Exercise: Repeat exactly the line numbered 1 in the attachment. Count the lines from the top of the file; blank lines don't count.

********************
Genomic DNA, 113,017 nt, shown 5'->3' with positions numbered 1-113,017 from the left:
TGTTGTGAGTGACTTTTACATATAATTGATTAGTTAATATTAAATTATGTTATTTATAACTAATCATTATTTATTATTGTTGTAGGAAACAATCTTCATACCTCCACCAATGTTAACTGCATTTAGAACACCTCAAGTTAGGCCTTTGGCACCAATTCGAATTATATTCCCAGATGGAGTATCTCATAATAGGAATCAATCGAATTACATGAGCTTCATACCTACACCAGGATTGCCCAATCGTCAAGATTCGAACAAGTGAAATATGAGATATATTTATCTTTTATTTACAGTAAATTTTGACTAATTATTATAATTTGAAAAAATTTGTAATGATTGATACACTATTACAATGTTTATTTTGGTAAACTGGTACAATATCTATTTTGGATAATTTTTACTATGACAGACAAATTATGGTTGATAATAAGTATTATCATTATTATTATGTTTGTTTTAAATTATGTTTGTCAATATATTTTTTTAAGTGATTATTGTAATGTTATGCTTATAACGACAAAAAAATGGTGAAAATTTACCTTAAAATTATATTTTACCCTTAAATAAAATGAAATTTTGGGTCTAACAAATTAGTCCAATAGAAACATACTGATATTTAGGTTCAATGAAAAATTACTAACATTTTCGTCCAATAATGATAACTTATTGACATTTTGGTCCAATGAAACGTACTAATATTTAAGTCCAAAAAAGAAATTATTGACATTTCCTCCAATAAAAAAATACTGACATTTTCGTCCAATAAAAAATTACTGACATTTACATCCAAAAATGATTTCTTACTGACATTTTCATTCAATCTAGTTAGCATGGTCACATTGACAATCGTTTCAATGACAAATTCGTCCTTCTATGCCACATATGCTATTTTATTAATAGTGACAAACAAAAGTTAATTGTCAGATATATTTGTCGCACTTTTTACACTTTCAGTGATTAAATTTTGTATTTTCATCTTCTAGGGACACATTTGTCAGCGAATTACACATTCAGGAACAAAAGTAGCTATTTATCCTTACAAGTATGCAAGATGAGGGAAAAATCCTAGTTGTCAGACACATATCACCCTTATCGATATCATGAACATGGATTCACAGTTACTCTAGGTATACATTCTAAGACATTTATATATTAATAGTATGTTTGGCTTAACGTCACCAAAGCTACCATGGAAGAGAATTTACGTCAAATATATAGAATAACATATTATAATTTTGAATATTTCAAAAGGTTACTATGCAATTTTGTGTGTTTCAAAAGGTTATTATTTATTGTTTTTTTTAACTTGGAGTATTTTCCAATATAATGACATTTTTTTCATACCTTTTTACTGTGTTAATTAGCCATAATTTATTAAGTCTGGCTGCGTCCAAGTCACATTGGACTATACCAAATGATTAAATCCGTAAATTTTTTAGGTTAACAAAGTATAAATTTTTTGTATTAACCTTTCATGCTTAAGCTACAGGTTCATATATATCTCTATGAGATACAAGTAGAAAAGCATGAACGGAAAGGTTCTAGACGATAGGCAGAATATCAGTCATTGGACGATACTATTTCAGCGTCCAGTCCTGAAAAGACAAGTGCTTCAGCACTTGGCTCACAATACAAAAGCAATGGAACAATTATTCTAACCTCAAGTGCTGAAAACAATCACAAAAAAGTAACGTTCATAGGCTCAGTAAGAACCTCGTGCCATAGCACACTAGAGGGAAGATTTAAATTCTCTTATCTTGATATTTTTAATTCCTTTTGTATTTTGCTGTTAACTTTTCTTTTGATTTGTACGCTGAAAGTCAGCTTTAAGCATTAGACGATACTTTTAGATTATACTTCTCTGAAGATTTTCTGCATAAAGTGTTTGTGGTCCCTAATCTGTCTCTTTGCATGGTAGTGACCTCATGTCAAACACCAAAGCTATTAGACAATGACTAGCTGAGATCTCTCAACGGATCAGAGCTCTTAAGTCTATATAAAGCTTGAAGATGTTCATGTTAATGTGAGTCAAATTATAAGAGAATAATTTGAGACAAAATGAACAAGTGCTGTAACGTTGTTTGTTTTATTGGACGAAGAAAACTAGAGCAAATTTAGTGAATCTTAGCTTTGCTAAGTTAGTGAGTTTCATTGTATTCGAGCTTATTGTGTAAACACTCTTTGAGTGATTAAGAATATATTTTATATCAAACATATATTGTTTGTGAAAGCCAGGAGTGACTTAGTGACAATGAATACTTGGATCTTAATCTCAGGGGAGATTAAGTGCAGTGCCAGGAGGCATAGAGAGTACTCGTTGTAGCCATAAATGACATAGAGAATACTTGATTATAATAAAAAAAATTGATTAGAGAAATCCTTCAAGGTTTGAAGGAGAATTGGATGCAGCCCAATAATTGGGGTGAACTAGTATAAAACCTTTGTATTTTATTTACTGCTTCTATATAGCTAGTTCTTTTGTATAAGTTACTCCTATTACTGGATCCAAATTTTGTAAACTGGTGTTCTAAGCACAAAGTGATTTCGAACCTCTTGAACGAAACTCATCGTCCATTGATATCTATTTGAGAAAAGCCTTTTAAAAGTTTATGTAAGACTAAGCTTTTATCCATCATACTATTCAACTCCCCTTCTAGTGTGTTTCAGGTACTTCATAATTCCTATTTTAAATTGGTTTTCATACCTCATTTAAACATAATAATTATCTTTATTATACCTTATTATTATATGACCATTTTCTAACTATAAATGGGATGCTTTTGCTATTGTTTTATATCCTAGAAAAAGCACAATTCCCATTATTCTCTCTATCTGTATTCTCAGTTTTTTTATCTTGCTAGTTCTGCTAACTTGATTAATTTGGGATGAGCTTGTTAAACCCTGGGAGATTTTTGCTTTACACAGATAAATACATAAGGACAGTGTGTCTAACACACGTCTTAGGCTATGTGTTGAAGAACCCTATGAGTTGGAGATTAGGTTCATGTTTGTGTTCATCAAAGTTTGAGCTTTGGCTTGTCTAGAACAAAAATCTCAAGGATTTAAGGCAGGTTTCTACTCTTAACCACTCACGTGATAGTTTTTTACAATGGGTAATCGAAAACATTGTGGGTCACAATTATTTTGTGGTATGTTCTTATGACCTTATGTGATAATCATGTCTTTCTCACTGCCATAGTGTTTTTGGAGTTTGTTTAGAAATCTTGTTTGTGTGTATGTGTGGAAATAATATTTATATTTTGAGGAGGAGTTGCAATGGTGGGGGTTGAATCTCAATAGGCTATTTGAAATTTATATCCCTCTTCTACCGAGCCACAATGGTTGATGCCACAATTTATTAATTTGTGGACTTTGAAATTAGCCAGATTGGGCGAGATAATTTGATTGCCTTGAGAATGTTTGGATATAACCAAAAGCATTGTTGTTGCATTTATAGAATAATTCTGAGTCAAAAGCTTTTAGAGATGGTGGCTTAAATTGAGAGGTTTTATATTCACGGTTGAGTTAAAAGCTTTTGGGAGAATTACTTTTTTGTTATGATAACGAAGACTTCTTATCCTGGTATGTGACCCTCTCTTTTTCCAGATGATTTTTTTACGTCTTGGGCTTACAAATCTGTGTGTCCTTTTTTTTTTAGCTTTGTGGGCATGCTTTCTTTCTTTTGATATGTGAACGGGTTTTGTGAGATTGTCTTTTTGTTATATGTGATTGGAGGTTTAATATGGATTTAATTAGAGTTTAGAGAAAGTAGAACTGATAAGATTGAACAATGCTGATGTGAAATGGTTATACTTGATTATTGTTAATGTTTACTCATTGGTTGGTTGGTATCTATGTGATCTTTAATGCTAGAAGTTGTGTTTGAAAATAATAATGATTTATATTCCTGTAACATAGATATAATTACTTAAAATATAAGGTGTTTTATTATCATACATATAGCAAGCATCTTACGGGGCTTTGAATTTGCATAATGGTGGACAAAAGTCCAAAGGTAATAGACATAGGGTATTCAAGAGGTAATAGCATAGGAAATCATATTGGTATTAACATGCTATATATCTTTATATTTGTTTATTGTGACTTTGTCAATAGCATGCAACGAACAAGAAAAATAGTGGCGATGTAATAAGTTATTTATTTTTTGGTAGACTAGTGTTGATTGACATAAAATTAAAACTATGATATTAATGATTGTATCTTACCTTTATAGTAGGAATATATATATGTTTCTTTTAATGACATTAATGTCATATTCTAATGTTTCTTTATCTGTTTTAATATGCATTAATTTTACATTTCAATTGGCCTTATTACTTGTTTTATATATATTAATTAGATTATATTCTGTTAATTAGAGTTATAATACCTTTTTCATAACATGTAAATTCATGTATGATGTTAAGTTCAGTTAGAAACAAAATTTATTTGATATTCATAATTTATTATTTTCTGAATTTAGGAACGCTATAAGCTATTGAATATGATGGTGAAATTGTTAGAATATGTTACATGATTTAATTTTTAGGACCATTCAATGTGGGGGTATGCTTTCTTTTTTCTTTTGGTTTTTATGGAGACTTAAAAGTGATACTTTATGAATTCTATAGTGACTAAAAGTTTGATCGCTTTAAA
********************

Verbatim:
Genomic DNA, 113,017 nt, shown 5'->3' with positions numbered 1-113,017 from the left: